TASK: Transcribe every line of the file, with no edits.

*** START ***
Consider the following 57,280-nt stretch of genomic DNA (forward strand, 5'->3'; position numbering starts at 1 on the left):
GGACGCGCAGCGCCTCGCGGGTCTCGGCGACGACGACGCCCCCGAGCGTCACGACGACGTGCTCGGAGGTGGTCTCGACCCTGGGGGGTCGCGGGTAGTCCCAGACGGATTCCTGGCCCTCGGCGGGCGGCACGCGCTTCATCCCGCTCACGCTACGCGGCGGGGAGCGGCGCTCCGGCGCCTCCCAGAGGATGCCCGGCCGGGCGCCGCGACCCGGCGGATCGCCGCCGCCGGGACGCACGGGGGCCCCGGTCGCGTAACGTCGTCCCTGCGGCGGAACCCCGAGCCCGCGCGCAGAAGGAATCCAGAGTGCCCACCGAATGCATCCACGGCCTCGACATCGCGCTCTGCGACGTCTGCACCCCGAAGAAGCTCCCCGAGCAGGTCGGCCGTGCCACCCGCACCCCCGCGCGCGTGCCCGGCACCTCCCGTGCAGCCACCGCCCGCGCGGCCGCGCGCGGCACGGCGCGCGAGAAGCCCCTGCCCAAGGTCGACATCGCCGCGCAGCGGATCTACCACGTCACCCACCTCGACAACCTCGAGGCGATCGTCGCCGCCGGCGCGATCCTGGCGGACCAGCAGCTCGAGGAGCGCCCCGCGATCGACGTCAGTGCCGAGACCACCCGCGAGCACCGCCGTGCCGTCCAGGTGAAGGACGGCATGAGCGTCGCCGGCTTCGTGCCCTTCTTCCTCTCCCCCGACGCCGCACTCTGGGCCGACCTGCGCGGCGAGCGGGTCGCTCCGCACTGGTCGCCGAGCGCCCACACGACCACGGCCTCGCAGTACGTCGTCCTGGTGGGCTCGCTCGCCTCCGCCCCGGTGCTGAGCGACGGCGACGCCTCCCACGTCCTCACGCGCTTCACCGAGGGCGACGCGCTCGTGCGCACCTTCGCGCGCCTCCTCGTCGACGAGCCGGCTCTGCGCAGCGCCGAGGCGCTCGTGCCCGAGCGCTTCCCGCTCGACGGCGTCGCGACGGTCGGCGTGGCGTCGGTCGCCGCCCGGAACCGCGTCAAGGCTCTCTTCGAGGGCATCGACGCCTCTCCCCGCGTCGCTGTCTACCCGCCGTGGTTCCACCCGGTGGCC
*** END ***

Consider the following 57,280-nt stretch of genomic DNA (forward strand, 5'->3'; position numbering starts at 1 on the left):
GGACGCGCAGCGCCTCGCGGGTCTCGGCGACGACGACGCCCCCGAGCGTCACGACGACGTGCTCGGAGGTGGTCTCGACCCTGGGGGGTCGCGGGTAGTCCCAGACGGATTCCTGGCCCTCGGCGGGCGGCACGCGCTTCATCCCGCTCACGCTACGCGGCGGGGAGCGGCGCTCCGGCGCCTCCCAGAGGATGCCCGGCCGGGCGCCGCGACCCGGCGGATCGCCGCCGCCGGGACGCACGGGGGCCCCGGTCGCGTAACGTCGTCCCTGCGGCGGAACCCCGAGCCCGCGCGCAGAAGGAATCCAGAGTGCCCACCGAATGCATCCACGGCCTCGACATCGCGCTCTGCGACGTCTGCACCCCGAAGAAGCTCCCCGAGCAGGTCGGCCGTGCCACCCGCACCCCCGCGCGCGTGCCCGGCACCTCCCGTGCAGCCACCGCCCGCGCGGCCGCGCGCGGCACGGCGCGCGAGAAGCCCCTGCCCAAGGTCGACATCGCCGCGCAGCGGATCTACCACGTCACCCACCTCGACAACCTCGAGGCGATCGTCGCCGCCGGCGCGATCCTGGCGGACCAGCAGCTCGAGGAGCGCCCCGCGATCGACGTCAGTGCCGAGACCACCCGCGAGCACCGCCGTGCCGTCCAGGTGAAGGACGGCATGAGCGTCGCCGGCTTCGTGCCCTTCTTCCTCTCCCCCGACGCCGCACTCTGGGCCGACCTGCGCGGCGAGCGGGTCGCTCCGCACTGGTCGCCGAGCGCCCACACGACCACGGCCTCGCAGTACGTCGTCCTGGTGGGCTCGCTCGCCTCCGCCCCGGTGCTGAGCGACGGCGACGCCTCCCACGTCCTCACGCGCTTCACCGAGGGCGACGCGCTCGTGCGCACCTTCGCGCGCCTCCTCGTCGACGAGCCGGCTCTGCGCAGCGCCGAGGCGCTCGTGCCCGAGCGCTTCCCGCTCGACGGCGTCGCGACGGTCGGCGTGGCGTCGGTCGCCGCCCGGAACCGCGTCAAGGCTCTCTTCGAGGGCATCGACGCCTCTCCCCGCGTCGCTGTCTACCCGCCGTGGTTCCACCCGGTGGCC